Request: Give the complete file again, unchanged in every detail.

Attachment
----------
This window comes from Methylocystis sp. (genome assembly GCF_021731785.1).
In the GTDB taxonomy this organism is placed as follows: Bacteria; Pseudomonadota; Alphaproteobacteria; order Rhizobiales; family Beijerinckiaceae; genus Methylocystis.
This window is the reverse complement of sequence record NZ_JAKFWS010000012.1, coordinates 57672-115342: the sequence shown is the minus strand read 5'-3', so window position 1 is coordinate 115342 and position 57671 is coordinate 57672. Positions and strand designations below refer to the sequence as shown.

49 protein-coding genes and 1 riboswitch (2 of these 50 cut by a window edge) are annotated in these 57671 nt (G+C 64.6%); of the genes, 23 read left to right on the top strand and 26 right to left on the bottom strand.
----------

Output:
This window comes from Methylocystis sp. (genome assembly GCF_021731785.1).
In the GTDB taxonomy this organism is placed as follows: Bacteria; Pseudomonadota; Alphaproteobacteria; order Rhizobiales; family Beijerinckiaceae; genus Methylocystis.
This window is the reverse complement of sequence record NZ_JAKFWS010000012.1, coordinates 57672-115342: the sequence shown is the minus strand read 5'-3', so window position 1 is coordinate 115342 and position 57671 is coordinate 57672. Positions and strand designations below refer to the sequence as shown.

49 protein-coding genes and 1 riboswitch (2 of these 50 cut by a window edge) are annotated in these 57671 nt (G+C 64.6%); of the genes, 23 read left to right on the top strand and 26 right to left on the bottom strand.